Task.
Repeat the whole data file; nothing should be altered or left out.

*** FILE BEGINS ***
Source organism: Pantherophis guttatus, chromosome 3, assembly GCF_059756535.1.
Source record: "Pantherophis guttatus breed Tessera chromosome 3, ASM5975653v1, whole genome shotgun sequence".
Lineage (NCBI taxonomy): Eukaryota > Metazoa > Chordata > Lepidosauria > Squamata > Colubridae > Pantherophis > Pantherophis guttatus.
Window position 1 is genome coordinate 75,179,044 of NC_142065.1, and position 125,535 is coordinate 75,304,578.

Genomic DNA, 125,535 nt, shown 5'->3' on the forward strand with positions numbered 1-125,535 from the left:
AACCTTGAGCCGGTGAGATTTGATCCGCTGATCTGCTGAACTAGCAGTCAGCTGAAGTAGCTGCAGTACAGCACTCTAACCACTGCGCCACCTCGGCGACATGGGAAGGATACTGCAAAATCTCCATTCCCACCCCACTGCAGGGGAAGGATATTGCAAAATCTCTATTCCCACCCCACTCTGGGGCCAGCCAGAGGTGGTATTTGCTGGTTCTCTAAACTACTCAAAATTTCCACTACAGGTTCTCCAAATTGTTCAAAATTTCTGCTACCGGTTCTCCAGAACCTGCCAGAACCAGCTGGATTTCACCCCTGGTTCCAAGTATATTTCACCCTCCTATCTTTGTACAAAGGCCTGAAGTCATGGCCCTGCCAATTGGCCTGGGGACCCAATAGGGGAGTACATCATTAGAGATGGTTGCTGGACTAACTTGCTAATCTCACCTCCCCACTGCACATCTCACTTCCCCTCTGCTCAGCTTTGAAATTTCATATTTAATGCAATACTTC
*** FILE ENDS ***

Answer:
Source organism: Pantherophis guttatus, chromosome 3, assembly GCF_059756535.1.
Source record: "Pantherophis guttatus breed Tessera chromosome 3, ASM5975653v1, whole genome shotgun sequence".
Lineage (NCBI taxonomy): Eukaryota > Metazoa > Chordata > Lepidosauria > Squamata > Colubridae > Pantherophis > Pantherophis guttatus.
Window position 1 is genome coordinate 75,179,044 of NC_142065.1, and position 125,535 is coordinate 75,304,578.

Genomic DNA, 125,535 nt, shown 5'->3' on the forward strand with positions numbered 1-125,535 from the left:
AACCTTGAGCCGGTGAGATTTGATCCGCTGATCTGCTGAACTAGCAGTCAGCTGAAGTAGCTGCAGTACAGCACTCTAACCACTGCGCCACCTCGGCGACATGGGAAGGATACTGCAAAATCTCCATTCCCACCCCACTGCAGGGGAAGGATATTGCAAAATCTCTATTCCCACCCCACTCTGGGGCCAGCCAGAGGTGGTATTTGCTGGTTCTCTAAACTACTCAAAATTTCCACTACAGGTTCTCCAAATTGTTCAAAATTTCTGCTACCGGTTCTCCAGAACCTGCCAGAACCAGCTGGATTTCACCCCTGGTTCCAAGTATATTTCACCCTCCTATCTTTGTACAAAGGCCTGAAGTCATGGCCCTGCCAATTGGCCTGGGGACCCAATAGGGGAGTACATCATTAGAGATGGTTGCTGGACTAACTTGCTAATCTCACCTCCCCACTGCACATCTCACTTCCCCTCTGCTCAGCTTTGAAATTTCATATTTAATGCAATACTTC